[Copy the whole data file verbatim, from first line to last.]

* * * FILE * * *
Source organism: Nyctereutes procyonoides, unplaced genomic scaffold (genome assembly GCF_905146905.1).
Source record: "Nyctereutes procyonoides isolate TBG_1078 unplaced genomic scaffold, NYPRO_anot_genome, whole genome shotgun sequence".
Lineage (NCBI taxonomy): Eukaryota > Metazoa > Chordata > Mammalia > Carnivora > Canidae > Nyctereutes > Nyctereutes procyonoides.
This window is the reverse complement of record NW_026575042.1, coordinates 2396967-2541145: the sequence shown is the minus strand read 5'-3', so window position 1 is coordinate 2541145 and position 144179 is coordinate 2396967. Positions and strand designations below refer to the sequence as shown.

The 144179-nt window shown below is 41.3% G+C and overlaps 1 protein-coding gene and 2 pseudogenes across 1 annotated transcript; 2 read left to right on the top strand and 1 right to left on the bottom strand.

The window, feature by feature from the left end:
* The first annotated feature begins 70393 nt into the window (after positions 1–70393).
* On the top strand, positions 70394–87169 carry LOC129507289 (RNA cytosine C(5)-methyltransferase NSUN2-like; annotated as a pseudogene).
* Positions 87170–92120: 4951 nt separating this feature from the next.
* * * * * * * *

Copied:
Source organism: Nyctereutes procyonoides, unplaced genomic scaffold (genome assembly GCF_905146905.1).
Source record: "Nyctereutes procyonoides isolate TBG_1078 unplaced genomic scaffold, NYPRO_anot_genome, whole genome shotgun sequence".
Lineage (NCBI taxonomy): Eukaryota > Metazoa > Chordata > Mammalia > Carnivora > Canidae > Nyctereutes > Nyctereutes procyonoides.
This window is the reverse complement of record NW_026575042.1, coordinates 2396967-2541145: the sequence shown is the minus strand read 5'-3', so window position 1 is coordinate 2541145 and position 144179 is coordinate 2396967. Positions and strand designations below refer to the sequence as shown.

The 144179-nt window shown below is 41.3% G+C and overlaps 1 protein-coding gene and 2 pseudogenes across 1 annotated transcript; 2 read left to right on the top strand and 1 right to left on the bottom strand.

The window, feature by feature from the left end:
* The first annotated feature begins 70393 nt into the window (after positions 1–70393).
* On the top strand, positions 70394–87169 carry LOC129507289 (RNA cytosine C(5)-methyltransferase NSUN2-like; annotated as a pseudogene).
* Positions 87170–92120: 4951 nt separating this feature from the next.